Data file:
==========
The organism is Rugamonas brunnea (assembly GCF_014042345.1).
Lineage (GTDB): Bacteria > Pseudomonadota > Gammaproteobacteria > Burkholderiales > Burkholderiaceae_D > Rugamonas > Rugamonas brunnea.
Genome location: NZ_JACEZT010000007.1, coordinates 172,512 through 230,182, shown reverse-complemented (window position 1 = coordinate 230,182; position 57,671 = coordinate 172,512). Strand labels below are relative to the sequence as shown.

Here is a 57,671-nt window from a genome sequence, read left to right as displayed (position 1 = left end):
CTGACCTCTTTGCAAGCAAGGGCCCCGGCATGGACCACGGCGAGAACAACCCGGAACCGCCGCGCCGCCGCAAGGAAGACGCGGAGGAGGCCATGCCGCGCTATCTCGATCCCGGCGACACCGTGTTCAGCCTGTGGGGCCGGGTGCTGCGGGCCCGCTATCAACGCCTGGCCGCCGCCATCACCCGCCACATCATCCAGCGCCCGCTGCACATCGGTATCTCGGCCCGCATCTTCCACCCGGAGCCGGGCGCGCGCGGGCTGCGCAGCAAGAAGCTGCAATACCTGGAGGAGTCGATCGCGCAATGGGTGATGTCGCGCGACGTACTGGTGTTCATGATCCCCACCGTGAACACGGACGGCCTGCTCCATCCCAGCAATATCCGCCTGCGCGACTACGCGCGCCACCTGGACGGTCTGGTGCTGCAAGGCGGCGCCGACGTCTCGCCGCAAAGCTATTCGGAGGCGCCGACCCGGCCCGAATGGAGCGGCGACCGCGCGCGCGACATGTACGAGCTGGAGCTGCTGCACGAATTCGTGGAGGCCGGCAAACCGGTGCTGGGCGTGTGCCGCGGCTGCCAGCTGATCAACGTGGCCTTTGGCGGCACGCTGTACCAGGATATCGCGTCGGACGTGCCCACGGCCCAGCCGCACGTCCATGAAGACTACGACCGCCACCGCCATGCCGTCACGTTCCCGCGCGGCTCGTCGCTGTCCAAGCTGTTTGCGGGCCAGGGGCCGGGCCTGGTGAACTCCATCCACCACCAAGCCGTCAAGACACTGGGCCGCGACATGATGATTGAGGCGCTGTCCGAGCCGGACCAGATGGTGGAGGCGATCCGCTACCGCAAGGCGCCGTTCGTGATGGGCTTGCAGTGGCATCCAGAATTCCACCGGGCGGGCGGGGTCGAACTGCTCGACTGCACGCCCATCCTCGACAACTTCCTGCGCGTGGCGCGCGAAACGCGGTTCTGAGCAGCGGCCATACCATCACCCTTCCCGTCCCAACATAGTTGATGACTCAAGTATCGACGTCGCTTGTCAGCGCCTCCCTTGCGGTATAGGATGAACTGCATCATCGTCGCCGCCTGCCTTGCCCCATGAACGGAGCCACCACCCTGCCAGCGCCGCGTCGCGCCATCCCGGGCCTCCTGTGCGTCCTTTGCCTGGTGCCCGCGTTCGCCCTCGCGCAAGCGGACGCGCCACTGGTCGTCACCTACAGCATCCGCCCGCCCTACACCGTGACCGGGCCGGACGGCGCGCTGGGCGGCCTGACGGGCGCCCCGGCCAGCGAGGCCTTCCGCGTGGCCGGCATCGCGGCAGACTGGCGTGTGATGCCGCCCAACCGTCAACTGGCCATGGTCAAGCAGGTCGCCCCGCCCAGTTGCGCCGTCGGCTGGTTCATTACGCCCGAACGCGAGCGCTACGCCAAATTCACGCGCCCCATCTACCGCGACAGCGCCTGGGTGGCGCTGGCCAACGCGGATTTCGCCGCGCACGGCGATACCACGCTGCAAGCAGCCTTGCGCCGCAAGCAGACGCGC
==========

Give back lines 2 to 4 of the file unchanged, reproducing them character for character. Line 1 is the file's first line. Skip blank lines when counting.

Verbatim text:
Lineage (GTDB): Bacteria > Pseudomonadota > Gammaproteobacteria > Burkholderiales > Burkholderiaceae_D > Rugamonas > Rugamonas brunnea.
Genome location: NZ_JACEZT010000007.1, coordinates 172,512 through 230,182, shown reverse-complemented (window position 1 = coordinate 230,182; position 57,671 = coordinate 172,512). Strand labels below are relative to the sequence as shown.

Here is a 57,671-nt window from a genome sequence, read left to right as displayed (position 1 = left end):